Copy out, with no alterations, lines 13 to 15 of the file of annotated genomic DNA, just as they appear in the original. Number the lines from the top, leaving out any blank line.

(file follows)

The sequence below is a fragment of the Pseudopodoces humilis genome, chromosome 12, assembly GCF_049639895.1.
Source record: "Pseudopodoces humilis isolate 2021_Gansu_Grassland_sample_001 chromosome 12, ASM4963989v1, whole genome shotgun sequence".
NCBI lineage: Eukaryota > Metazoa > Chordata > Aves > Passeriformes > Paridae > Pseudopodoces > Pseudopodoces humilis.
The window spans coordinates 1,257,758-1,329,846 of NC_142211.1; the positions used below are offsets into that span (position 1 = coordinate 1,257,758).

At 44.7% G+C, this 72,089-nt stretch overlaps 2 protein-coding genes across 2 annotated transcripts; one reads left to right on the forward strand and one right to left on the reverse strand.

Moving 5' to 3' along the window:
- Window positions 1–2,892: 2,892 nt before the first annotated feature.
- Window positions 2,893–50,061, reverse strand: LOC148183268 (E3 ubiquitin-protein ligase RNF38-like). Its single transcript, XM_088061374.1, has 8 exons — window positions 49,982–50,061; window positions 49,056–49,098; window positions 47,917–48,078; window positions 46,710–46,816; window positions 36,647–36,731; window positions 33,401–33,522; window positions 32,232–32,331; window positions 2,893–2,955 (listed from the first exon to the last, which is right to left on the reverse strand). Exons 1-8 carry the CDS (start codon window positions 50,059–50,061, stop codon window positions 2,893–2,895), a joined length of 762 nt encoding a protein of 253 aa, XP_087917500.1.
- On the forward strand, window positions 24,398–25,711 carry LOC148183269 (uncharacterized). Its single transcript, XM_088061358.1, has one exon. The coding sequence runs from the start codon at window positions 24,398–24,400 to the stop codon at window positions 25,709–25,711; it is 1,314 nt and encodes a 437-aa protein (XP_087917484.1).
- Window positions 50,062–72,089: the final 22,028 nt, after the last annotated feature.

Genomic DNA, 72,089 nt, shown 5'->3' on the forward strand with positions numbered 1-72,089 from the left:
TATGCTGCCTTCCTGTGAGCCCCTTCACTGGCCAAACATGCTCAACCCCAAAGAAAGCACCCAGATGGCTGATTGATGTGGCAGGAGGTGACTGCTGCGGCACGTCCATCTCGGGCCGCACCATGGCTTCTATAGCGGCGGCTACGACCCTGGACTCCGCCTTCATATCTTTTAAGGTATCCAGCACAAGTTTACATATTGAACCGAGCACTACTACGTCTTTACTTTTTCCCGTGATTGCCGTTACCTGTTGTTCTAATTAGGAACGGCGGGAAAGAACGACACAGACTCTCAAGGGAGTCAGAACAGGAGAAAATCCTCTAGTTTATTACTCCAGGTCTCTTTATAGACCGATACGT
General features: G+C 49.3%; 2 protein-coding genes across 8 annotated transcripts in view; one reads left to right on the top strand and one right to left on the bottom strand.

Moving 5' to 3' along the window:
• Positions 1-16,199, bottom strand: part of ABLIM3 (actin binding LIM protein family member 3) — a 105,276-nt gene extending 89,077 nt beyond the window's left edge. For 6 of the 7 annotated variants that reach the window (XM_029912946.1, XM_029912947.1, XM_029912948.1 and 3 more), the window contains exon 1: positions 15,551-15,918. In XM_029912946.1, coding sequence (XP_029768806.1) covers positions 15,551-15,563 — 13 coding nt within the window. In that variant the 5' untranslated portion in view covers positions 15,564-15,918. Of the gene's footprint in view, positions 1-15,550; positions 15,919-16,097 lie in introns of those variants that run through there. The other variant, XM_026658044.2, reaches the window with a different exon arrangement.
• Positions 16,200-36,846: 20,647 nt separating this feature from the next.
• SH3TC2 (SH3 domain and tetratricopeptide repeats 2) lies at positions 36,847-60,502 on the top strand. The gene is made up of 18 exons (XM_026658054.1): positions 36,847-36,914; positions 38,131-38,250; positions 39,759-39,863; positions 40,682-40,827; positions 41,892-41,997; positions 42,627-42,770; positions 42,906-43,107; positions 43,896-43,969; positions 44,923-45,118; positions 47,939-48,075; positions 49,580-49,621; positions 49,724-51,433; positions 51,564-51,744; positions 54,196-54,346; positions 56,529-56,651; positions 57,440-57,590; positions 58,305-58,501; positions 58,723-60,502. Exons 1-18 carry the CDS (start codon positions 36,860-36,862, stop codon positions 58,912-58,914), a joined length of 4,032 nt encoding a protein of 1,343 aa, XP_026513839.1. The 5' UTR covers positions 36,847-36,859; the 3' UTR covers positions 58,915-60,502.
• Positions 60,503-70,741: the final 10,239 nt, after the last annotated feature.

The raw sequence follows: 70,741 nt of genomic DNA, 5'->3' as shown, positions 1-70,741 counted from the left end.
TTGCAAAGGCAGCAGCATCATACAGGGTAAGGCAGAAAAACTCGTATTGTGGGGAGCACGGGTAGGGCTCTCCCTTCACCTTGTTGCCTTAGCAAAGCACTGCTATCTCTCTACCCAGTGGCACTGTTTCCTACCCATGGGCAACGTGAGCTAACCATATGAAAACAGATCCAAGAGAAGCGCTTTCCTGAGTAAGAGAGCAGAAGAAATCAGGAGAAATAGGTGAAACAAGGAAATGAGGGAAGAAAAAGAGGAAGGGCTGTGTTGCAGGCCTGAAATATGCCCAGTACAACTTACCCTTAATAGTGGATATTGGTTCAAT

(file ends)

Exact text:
General features: G+C 49.3%; 2 protein-coding genes across 8 annotated transcripts in view; one reads left to right on the top strand and one right to left on the bottom strand.

Moving 5' to 3' along the window:
• Positions 1-16,199, bottom strand: part of ABLIM3 (actin binding LIM protein family member 3) — a 105,276-nt gene extending 89,077 nt beyond the window's left edge. For 6 of the 7 annotated variants that reach the window (XM_029912946.1, XM_029912947.1, XM_029912948.1 and 3 more), the window contains exon 1: positions 15,551-15,918. In XM_029912946.1, coding sequence (XP_029768806.1) covers positions 15,551-15,563 — 13 coding nt within the window. In that variant the 5' untranslated portion in view covers positions 15,564-15,918. Of the gene's footprint in view, positions 1-15,550; positions 15,919-16,097 lie in introns of those variants that run through there. The other variant, XM_026658044.2, reaches the window with a different exon arrangement.